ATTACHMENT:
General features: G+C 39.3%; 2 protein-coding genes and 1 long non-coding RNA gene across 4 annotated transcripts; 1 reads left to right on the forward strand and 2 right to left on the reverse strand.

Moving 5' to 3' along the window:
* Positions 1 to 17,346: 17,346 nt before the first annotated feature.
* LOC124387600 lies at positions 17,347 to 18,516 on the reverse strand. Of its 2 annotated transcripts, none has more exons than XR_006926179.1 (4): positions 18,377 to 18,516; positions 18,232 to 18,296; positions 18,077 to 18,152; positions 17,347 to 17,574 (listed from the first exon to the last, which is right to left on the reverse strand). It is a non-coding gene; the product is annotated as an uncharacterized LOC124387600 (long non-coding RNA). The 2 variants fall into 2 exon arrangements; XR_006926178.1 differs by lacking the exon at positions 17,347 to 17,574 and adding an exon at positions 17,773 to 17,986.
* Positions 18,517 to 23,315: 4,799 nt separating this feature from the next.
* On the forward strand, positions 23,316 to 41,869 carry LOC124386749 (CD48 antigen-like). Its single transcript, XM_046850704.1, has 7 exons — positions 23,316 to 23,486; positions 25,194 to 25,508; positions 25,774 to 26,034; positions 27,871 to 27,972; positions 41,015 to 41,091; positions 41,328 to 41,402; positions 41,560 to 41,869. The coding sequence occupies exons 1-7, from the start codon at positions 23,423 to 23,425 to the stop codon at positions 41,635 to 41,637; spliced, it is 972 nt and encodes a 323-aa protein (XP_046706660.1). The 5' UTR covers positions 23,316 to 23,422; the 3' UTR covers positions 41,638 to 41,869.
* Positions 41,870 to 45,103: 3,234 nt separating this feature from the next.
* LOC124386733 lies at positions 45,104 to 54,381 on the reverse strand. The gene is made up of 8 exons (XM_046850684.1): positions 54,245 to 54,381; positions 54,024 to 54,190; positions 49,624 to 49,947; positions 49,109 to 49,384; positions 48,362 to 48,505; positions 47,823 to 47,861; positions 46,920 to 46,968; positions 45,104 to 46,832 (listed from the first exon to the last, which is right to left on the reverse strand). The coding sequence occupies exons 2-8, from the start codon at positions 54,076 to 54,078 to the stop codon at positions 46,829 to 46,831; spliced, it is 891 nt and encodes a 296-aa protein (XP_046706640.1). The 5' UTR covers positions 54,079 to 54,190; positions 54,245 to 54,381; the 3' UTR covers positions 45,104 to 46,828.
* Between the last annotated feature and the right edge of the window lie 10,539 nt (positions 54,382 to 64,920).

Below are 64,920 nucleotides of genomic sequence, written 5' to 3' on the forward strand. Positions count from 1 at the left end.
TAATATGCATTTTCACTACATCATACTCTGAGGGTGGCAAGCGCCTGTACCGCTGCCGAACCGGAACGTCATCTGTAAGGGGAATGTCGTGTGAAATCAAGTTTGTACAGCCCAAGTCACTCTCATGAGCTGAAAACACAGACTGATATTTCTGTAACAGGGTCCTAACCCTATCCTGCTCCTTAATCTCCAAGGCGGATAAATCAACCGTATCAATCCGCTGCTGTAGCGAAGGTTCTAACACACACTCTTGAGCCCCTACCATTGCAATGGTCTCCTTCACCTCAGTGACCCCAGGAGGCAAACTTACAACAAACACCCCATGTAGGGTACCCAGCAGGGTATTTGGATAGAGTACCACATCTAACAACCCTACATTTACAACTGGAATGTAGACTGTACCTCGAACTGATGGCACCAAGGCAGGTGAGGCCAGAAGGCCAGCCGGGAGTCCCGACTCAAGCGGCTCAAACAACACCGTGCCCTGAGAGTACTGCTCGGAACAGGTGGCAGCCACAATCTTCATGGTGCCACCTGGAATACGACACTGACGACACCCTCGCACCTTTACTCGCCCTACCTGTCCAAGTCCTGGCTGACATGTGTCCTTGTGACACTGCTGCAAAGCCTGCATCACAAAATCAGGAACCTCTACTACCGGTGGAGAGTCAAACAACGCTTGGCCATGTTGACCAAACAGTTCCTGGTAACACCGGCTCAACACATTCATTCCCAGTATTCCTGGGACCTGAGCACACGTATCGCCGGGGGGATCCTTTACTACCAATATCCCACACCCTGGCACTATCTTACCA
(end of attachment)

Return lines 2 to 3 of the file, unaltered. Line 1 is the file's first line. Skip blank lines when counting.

Moving 5' to 3' along the window:
* Positions 1 to 17,346: 17,346 nt before the first annotated feature.